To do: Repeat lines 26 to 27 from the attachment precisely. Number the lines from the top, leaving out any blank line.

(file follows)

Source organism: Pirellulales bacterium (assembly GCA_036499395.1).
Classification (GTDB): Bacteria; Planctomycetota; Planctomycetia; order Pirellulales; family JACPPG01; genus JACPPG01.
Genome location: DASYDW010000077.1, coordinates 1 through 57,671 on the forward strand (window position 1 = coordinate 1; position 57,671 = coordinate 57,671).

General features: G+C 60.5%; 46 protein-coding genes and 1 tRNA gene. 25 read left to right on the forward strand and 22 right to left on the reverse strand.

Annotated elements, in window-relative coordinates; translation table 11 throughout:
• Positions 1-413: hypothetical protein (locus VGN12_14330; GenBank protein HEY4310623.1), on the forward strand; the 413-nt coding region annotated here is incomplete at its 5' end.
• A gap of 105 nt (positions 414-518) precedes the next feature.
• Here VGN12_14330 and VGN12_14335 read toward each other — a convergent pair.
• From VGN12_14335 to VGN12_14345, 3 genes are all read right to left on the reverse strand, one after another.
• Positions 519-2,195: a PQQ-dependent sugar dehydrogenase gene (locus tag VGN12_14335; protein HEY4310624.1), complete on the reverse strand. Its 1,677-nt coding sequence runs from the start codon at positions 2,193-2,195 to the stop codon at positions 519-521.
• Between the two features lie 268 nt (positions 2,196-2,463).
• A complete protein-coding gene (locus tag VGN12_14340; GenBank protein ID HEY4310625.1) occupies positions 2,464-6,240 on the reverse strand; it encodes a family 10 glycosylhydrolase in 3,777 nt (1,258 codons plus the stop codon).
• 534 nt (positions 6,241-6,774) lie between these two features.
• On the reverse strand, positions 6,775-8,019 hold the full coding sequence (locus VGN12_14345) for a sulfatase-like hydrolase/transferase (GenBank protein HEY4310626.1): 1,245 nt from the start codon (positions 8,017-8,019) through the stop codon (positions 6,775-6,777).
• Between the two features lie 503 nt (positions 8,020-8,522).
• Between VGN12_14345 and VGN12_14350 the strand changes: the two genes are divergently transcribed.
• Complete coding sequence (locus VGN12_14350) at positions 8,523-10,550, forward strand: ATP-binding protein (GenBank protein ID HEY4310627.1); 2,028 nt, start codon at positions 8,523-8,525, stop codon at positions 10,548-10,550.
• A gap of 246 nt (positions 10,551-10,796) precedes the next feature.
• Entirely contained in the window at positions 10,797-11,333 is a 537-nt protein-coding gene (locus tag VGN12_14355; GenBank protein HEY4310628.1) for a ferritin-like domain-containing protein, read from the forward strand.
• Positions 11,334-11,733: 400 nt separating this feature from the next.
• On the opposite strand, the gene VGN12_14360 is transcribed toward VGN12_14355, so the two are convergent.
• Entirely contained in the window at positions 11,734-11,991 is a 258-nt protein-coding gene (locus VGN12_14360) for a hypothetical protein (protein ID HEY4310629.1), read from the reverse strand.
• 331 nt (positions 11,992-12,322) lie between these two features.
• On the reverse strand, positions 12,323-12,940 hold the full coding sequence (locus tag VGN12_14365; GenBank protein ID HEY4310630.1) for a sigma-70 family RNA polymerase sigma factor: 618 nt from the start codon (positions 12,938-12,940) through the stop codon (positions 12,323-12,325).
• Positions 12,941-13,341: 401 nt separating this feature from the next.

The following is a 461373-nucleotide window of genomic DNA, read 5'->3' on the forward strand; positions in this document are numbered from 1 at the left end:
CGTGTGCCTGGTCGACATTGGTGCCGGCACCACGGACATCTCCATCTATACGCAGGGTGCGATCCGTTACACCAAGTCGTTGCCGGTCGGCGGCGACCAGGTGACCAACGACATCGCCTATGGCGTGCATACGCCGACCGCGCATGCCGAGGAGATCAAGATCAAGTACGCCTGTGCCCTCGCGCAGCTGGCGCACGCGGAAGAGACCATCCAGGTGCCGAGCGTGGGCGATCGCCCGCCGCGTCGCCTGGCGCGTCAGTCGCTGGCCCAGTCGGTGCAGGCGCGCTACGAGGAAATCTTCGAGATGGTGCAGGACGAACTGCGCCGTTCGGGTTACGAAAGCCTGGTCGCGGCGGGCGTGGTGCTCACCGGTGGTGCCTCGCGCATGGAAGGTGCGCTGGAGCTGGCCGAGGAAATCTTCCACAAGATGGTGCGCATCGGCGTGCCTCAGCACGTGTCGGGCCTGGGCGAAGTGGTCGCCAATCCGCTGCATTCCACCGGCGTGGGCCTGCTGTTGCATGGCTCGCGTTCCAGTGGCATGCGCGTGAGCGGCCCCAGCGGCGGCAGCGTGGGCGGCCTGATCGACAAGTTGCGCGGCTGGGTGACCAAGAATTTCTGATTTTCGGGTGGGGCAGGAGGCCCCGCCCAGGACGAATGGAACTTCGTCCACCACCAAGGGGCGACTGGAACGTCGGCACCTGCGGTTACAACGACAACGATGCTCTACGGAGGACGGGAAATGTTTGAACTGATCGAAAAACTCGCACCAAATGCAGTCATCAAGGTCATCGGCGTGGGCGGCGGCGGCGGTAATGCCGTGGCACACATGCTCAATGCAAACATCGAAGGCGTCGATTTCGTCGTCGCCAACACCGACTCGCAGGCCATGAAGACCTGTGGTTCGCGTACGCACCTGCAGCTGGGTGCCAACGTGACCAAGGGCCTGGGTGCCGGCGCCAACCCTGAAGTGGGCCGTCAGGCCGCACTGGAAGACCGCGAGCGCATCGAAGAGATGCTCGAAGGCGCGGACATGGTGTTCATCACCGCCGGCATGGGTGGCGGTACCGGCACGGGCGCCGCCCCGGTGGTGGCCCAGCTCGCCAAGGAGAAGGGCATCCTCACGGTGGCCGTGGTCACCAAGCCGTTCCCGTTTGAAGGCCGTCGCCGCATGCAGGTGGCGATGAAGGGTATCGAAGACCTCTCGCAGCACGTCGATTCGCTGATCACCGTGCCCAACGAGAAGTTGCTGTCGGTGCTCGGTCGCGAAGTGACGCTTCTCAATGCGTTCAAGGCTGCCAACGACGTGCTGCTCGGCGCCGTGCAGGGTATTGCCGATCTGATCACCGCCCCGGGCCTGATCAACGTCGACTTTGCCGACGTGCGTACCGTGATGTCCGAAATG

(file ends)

The following is a 461373-nucleotide window of genomic DNA, read 5'->3' on the forward strand; positions in this document are numbered from 1 at the left end:
CGTGTGCCTGGTCGACATTGGTGCCGGCACCACGGACATCTCCATCTATACGCAGGGTGCGATCCGTTACACCAAGTCGTTGCCGGTCGGCGGCGACCAGGTGACCAACGACATCGCCTATGGCGTGCATACGCCGACCGCGCATGCCGAGGAGATCAAGATCAAGTACGCCTGTGCCCTCGCGCAGCTGGCGCACGCGGAAGAGACCATCCAGGTGCCGAGCGTGGGCGATCGCCCGCCGCGTCGCCTGGCGCGTCAGTCGCTGGCCCAGTCGGTGCAGGCGCGCTACGAGGAAATCTTCGAGATGGTGCAGGACGAACTGCGCCGTTCGGGTTACGAAAGCCTGGTCGCGGCGGGCGTGGTGCTCACCGGTGGTGCCTCGCGCATGGAAGGTGCGCTGGAGCTGGCCGAGGAAATCTTCCACAAGATGGTGCGCATCGGCGTGCCTCAGCACGTGTCGGGCCTGGGCGAAGTGGTCGCCAATCCGCTGCATTCCACCGGCGTGGGCCTGCTGTTGCATGGCTCGCGTTCCAGTGGCATGCGCGTGAGCGGCCCCAGCGGCGGCAGCGTGGGCGGCCTGATCGACAAGTTGCGCGGCTGGGTGACCAAGAATTTCTGATTTTCGGGTGGGGCAGGAGGCCCCGCCCAGGACGAATGGAACTTCGTCCACCACCAAGGGGCGACTGGAACGTCGGCACCTGCGGTTACAACGACAACGATGCTCTACGGAGGACGGGAAATGTTTGAACTGATCGAAAAACTCGCACCAAATGCAGTCATCAAGGTCATCGGCGTGGGCGGCGGCGGCGGTAATGCCGTGGCACACATGCTCAATGCAAACATCGAAGGCGTCGATTTCGTCGTCGCCAACACCGACTCGCAGGCCATGAAGACCTGTGGTTCGCGTACGCACCTGCAGCTGGGTGCCAACGTGACCAAGGGCCTGGGTGCCGGCGCCAACCCTGAAGTGGGCCGTCAGGCCGCACTGGAAGACCGCGAGCGCATCGAAGAGATGCTCGAAGGCGCGGACATGGTGTTCATCACCGCCGGCATGGGTGGCGGTACCGGCACGGGCGCCGCCCCGGTGGTGGCCCAGCTCGCCAAGGAGAAGGGCATCCTCACGGTGGCCGTGGTCACCAAGCCGTTCCCGTTTGAAGGCCGTCGCCGCATGCAGGTGGCGATGAAGGGTATCGAAGACCTCTCGCAGCACGTCGATTCGCTGATCACCGTGCCCAACGAGAAGTTGCTGTCGGTGCTCGGTCGCGAAGTGACGCTTCTCAATGCGTTCAAGGCTGCCAACGACGTGCTGCTCGGCGCCGTGCAGGGTATTGCCGATCTGATCACCGCCCCGGGCCTGATCAACGTCGACTTTGCCGACGTGCGTACCGTGATGTCCGAAATG